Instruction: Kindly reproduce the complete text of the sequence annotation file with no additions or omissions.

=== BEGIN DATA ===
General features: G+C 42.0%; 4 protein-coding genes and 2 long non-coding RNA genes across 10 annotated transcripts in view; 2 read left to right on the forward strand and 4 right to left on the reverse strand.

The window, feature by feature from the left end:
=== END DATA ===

General features: G+C 42.0%; 4 protein-coding genes and 2 long non-coding RNA genes across 10 annotated transcripts in view; 2 read left to right on the forward strand and 4 right to left on the reverse strand.

The window, feature by feature from the left end: